The New Red Negro: The Literary Left and African American Poetry, 1930-1946

By James Edward Smethurst | Go to book overview

5
Hughes's Shakespeare in Harlem and the Rise of a Popular Neomodernism

Langston Hughes is seldom mentioned as one of the authors who are part of the self-consciously "modernist" or "neomodernist" turn in African-American poetry during the 1940s and early 1950s. When Hughes Montage of a Dream Deferred appeared in 1951, it was characterized as a rehash of earlier work or even old-fashioned. 1 This critique, which implicitly or explicitly compared Hughes's work unfavorably to that of other African-American writers considered incontestably "modern," such as Brooks, Tolson, and Hayden, was largely turned on its head during the cultural nationalist era of the 1960s and 1970s. In the "Black Arts" era, Hughes's proto-"Black Aesthetic" was praised and the "whiteness" and integrationist irrelevance of the "high" neomodernists were attacked. 2 However, contrary to the claims by such critics as Saunders Redding and Ralph Ellison that Hughes's art essentially remained the same throughout the 1930s and 1940s, Hughes attempted to create a "usable" African- American "neomodernist" poetry derived from popular African-American expressive culture, popular "literary" poetry, and "high" modernism. 3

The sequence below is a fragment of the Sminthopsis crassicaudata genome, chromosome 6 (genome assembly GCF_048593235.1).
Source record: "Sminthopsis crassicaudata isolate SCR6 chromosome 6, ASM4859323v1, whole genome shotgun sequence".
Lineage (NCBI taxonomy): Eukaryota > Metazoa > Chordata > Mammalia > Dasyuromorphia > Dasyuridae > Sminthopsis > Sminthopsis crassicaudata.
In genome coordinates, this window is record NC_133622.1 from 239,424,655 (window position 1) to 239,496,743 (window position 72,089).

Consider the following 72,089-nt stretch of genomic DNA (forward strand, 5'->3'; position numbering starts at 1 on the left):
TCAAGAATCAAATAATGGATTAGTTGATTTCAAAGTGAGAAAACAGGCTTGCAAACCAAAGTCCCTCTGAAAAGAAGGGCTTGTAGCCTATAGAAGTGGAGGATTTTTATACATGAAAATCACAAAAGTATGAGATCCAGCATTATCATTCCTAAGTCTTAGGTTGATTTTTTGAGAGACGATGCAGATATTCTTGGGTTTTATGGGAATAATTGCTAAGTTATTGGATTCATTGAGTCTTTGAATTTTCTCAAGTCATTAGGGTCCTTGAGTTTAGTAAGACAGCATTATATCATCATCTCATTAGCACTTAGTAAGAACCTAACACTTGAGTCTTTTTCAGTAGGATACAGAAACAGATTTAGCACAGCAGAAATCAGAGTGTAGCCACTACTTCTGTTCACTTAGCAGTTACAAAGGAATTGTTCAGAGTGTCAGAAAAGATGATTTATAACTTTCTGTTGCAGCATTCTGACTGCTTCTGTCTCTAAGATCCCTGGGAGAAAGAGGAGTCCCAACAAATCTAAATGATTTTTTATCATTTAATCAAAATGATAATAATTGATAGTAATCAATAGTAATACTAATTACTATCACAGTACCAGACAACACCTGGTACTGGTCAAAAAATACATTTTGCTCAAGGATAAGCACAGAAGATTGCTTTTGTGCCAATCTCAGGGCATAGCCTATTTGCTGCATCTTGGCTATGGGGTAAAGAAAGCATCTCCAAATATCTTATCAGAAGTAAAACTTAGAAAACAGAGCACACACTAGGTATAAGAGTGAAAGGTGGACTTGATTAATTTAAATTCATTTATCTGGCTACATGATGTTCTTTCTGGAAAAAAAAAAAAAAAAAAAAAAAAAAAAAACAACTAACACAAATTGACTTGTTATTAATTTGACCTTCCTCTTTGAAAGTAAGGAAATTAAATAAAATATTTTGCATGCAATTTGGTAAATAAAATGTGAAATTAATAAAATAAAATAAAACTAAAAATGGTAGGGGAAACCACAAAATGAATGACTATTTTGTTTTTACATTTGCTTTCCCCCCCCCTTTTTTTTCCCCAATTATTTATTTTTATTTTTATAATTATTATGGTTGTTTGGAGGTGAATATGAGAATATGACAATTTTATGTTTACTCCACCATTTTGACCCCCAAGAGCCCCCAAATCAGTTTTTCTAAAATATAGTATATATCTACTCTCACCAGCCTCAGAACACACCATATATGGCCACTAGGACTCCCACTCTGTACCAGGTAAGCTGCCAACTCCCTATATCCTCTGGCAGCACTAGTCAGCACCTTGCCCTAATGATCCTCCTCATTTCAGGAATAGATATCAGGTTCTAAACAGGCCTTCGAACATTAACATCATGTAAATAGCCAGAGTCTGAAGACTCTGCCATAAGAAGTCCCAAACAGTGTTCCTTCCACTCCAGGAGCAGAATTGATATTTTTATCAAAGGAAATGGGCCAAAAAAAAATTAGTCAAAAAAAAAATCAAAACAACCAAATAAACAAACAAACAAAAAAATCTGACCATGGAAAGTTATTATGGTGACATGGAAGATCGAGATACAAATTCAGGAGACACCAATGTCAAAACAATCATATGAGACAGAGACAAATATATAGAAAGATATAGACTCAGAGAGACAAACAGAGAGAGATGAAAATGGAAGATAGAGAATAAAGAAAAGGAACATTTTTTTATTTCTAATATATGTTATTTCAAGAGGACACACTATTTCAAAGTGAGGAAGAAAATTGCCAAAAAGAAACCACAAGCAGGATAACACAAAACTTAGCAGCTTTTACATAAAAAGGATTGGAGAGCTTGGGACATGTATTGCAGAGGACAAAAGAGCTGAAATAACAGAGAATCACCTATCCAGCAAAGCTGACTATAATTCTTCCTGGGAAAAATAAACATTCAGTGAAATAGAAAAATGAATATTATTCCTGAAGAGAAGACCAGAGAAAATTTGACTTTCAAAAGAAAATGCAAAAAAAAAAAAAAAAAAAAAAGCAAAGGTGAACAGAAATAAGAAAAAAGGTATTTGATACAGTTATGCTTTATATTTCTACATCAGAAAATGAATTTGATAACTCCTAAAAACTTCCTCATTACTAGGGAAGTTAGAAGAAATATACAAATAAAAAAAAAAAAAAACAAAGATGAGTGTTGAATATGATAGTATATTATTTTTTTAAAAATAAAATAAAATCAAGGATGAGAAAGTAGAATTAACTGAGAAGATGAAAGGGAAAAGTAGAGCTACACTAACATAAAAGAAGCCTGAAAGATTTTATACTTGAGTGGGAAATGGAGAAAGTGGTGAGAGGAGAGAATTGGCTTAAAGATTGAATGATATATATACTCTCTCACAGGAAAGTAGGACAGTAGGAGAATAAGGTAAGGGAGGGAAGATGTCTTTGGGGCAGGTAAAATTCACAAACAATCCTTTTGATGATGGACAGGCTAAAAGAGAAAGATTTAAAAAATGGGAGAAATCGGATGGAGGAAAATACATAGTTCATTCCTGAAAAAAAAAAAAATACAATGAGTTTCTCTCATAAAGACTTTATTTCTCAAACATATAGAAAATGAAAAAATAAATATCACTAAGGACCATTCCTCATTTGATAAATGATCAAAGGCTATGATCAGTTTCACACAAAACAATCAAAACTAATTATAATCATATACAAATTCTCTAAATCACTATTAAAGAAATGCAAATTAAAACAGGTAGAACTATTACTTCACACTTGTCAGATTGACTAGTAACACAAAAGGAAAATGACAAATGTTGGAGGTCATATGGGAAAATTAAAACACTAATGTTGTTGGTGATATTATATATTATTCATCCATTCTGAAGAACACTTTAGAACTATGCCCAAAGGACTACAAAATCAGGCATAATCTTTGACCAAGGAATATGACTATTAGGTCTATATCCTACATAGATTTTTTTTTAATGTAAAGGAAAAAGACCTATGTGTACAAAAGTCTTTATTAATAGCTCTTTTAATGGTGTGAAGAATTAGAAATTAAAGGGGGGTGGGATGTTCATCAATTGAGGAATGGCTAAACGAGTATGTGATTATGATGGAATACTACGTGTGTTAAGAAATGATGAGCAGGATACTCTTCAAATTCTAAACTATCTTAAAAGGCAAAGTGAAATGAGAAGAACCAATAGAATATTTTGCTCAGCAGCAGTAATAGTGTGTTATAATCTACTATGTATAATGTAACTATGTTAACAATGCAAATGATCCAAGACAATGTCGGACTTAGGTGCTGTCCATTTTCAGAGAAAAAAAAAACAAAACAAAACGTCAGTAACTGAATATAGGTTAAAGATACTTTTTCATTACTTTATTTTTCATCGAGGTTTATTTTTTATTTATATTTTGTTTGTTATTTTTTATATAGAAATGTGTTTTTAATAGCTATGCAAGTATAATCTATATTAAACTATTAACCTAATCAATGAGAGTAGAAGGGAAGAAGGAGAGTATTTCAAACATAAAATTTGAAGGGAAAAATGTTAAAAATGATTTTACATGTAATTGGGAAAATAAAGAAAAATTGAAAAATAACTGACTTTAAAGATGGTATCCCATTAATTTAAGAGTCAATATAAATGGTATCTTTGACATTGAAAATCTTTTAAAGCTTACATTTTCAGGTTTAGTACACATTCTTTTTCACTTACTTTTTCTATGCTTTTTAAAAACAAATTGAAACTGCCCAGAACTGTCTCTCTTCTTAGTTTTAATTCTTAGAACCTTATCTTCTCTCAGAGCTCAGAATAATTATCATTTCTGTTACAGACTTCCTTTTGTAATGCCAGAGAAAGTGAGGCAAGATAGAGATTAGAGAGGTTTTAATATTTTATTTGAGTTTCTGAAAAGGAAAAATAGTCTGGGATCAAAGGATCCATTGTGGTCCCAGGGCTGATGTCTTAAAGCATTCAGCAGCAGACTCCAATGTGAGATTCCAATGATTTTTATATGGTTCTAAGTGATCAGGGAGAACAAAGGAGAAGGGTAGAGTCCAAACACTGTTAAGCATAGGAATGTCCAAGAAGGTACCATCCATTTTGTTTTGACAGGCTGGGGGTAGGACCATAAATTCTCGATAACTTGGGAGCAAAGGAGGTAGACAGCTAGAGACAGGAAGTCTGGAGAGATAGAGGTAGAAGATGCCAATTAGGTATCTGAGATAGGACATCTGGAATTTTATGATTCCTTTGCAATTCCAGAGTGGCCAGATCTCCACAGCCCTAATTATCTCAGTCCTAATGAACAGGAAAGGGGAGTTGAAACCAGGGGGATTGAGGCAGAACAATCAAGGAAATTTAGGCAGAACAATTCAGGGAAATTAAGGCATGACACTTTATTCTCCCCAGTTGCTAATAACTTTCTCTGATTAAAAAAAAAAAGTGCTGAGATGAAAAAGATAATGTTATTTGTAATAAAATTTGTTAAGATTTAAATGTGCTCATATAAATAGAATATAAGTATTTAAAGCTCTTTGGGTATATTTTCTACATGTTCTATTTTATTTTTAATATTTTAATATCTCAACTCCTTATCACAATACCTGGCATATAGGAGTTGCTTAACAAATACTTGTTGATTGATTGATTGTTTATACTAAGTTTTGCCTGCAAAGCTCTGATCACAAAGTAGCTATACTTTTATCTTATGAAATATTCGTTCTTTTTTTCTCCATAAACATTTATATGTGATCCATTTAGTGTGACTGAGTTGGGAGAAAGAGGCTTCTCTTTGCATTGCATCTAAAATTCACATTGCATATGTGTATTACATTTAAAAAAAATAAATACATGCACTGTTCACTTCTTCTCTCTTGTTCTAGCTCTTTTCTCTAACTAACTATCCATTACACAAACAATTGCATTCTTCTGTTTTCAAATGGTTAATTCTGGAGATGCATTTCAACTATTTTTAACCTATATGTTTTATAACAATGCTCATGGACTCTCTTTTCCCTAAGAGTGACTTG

In part, Hughes's popular neomodernism of the early 1950s seemed to some observers a rehashing of his earlier work because it did in fact proceed from his development as a poet through the 1930s and 1940s. As noted in chapter 3, Hughes began the 1930s writing three types of poetry for three relatively discrete audiences -- the "literate" African American, the literary Left, and the "high" literary -- and ended the decade writing largely to an imagined, and to some extent realized, unified popular audience rooted in, but not restricted to, the African-American communities of the

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